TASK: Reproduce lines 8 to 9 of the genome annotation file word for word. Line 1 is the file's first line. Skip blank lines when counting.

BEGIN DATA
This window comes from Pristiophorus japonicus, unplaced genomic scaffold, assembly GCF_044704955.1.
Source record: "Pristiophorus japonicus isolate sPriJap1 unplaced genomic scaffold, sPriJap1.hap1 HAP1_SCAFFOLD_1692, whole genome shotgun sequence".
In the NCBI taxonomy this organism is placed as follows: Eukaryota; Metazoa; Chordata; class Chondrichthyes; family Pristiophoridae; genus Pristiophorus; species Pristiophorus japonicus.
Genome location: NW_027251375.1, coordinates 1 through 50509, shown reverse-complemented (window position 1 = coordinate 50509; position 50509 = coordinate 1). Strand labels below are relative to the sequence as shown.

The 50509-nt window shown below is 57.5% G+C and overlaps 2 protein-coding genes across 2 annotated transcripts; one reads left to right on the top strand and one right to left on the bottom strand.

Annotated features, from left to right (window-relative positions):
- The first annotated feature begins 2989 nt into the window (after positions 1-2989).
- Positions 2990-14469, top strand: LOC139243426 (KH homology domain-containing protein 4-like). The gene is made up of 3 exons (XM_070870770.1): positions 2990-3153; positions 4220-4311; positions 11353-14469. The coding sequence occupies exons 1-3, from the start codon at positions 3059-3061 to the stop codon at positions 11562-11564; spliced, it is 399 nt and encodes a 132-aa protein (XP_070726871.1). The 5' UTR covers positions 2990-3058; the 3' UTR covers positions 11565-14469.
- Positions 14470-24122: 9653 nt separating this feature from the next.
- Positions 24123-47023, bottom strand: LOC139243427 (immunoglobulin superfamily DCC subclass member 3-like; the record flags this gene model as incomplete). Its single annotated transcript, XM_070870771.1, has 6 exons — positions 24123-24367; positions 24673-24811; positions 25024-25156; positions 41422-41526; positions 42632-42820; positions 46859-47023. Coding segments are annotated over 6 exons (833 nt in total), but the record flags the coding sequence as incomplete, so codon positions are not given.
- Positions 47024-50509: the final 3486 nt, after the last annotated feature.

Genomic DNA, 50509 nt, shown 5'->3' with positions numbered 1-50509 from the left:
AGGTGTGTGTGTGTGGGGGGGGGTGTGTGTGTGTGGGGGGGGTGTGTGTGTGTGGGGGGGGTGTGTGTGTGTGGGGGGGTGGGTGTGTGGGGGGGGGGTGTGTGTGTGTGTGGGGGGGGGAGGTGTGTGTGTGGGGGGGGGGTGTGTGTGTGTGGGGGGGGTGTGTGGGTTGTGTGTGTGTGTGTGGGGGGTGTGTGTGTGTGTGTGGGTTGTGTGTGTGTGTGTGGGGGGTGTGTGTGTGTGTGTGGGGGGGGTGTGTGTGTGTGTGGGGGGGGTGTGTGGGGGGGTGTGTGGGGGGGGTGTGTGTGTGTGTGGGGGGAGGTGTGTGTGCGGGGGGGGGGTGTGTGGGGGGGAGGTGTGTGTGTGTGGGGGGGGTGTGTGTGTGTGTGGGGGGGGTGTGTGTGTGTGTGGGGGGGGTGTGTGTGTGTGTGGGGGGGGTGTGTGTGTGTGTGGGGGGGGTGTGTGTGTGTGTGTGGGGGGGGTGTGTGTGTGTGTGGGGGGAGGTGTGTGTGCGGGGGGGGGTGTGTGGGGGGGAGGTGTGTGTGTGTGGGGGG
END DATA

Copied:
- Positions 2990-14469, top strand: LOC139243426 (KH homology domain-containing protein 4-like). The gene is made up of 3 exons (XM_070870770.1): positions 2990-3153; positions 4220-4311; positions 11353-14469. The coding sequence occupies exons 1-3, from the start codon at positions 3059-3061 to the stop codon at positions 11562-11564; spliced, it is 399 nt and encodes a 132-aa protein (XP_070726871.1). The 5' UTR covers positions 2990-3058; the 3' UTR covers positions 11565-14469.
- Positions 14470-24122: 9653 nt separating this feature from the next.